Snow Leopard

Snow Leopard
Snow Leopard cub (7 mos old) - Cape May County Zoo

Friday, February 25, 2011

Why a Physical Exam is So Important

I love running diagnostics as much as the next guy. But it's days like the one I had earlier this week that remind me that there is no better test than a physical exam!  Now, having said that, there are MANY times when I cannot tell what is wrong just by looking, feeling and you can't diagnose kidney failure or Lyme disease or Feline Leukemia WITHOUT blood tests.

The other day a dog came in "ADR" - for those NOT In the vet world that means "ain't doing right" and yes, THAT is used in vet medicine. Some use NDR (n=not). 
This is all the owner can report sometimes..a non-specific thing but they just KNOW their pet is off. They are usually very right. And they are often picking up on subtle things too.

This was a middle aged large breed dog with nothing really major going on clinically - just down a bit on eating, lethargic, a little trembling at home..nothing crazy though. And in the exam room, the dog was wagging her tail and still bright and alert. 

Then I listened to her chest and heard something that REALLY concerned me - her heart sounded like it was literally RIGHT up against the left side of her rib cage. I couldn't really hear good heart sounds on the right side. Normally, we DO hear louder sounds on the left vs the right but this was beyond normal. It can take years and many dogs/cats to really "get" normal instilled in your brain to the point that something SHOUTS at you like this! I knew in MY HEART that something was physically displacing the heart TO the left...ALL the way to the left.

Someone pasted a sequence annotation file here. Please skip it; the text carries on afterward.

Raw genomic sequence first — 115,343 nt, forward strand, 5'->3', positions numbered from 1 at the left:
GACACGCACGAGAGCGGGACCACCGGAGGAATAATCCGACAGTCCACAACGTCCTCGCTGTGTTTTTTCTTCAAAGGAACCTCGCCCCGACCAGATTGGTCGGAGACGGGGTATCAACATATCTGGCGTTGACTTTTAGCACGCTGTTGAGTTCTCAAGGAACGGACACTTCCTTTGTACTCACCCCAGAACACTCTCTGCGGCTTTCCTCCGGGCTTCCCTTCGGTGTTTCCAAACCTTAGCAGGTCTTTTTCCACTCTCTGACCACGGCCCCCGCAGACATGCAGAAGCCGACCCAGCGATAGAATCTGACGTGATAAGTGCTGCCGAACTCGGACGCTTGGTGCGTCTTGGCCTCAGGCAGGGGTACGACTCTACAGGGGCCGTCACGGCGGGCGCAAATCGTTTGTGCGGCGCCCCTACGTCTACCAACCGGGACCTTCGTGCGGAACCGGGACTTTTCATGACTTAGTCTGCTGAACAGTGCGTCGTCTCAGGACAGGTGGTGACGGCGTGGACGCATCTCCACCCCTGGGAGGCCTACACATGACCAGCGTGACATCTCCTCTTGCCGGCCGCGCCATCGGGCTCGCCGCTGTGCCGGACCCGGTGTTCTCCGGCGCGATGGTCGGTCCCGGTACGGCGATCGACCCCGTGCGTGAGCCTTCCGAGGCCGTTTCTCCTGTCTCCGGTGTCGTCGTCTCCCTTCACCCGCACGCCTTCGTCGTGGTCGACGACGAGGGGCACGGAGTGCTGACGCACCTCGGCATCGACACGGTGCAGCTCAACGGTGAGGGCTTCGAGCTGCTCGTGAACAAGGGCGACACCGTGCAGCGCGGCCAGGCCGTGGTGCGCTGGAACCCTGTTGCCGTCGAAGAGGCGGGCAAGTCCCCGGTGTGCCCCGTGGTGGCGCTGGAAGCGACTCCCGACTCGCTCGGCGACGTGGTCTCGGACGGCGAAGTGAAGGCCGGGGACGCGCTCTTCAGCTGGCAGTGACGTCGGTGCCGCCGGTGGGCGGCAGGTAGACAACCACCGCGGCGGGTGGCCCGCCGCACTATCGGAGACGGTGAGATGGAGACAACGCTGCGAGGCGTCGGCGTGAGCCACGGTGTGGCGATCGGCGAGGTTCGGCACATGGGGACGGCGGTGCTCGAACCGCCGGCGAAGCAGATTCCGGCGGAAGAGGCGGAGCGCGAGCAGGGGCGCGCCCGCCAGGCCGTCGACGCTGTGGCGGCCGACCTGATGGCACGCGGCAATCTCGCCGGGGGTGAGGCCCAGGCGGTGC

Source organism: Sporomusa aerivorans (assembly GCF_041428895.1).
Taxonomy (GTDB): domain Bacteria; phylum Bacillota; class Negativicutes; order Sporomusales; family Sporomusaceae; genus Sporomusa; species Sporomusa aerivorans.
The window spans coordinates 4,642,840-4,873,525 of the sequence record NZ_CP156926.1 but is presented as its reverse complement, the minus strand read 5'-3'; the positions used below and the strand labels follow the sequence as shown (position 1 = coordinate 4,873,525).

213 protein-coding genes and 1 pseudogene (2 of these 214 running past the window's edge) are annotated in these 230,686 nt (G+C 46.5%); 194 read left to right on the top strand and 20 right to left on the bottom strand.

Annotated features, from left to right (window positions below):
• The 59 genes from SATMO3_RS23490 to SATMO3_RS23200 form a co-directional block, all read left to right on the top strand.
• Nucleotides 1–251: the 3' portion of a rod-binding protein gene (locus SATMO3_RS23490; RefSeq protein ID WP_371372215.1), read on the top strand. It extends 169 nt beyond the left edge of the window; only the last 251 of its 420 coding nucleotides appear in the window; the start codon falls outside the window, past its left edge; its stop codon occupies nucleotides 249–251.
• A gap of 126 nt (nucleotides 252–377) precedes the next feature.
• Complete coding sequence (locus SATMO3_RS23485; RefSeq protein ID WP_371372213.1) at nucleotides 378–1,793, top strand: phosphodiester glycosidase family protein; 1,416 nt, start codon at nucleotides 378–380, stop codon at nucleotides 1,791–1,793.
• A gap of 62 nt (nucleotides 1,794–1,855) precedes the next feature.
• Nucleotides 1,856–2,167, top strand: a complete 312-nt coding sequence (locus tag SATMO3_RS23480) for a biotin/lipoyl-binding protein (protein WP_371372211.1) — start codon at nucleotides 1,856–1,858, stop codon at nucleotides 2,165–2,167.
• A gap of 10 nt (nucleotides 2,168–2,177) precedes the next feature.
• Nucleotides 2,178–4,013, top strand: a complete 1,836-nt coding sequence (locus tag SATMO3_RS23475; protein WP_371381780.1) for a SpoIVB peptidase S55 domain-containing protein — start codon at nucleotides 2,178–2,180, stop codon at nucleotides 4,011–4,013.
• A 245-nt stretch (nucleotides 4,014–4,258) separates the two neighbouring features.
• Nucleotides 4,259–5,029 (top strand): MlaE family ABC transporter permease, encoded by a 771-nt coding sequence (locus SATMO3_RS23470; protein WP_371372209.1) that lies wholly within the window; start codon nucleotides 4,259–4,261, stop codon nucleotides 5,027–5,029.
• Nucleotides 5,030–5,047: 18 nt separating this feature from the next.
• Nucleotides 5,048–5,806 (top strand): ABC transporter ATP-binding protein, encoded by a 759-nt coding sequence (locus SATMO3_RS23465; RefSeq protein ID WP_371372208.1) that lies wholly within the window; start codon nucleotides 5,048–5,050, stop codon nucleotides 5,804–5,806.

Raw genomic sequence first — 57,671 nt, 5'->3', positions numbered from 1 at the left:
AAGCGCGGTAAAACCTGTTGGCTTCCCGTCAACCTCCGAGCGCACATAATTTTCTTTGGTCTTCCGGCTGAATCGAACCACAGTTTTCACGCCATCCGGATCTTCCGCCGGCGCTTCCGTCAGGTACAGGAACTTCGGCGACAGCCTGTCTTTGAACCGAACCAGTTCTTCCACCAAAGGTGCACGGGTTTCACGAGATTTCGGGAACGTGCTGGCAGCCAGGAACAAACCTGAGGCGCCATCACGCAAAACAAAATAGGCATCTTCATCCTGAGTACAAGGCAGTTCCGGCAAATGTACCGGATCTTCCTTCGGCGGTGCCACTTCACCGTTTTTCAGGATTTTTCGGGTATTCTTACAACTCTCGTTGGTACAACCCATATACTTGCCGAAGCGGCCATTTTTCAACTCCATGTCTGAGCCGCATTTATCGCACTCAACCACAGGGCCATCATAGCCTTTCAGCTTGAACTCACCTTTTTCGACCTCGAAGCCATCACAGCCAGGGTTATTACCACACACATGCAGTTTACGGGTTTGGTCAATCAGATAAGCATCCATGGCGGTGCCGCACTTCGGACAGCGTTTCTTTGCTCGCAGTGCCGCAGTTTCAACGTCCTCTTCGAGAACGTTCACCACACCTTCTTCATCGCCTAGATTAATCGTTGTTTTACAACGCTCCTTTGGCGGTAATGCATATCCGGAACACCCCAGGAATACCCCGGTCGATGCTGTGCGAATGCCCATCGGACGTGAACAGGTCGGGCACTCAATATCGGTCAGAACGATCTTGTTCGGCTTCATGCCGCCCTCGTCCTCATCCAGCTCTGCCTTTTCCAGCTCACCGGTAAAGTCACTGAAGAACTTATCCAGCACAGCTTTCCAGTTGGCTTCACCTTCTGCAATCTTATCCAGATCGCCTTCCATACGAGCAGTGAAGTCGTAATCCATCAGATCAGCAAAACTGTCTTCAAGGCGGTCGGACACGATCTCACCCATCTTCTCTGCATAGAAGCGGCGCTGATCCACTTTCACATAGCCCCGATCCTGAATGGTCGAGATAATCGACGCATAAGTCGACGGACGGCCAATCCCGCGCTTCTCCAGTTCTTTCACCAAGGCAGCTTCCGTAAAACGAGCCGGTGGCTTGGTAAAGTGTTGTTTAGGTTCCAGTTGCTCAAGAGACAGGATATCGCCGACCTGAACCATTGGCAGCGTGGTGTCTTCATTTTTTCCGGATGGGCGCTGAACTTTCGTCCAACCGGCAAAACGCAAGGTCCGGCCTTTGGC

I didn't want to be right because, uh..that doesn't happen for any good reason. The best case scenario would be some sort of diaphragmatic hernia with abdominal contents IN the chest cavity - at least that could be surgically corrected. But this dog had no history of any trauma (and that takes pretty BIG trauma in a large dog). And then the history had been one of waxing/waning - she'd be off, then sorta ok, etc.   

I knew when I ordered the chest x-rays it wouldn't be good. The dog had a VERY large mass on the right side of her chest - visible on both views but glaringly obvious on the VD view (dog on her back showing us really clearly the left and right lung fields).  

Unfortunately, this wasn't the only "bad news" case that day where I was "right" based on my gut and the exam. 

No comments:

Post a Comment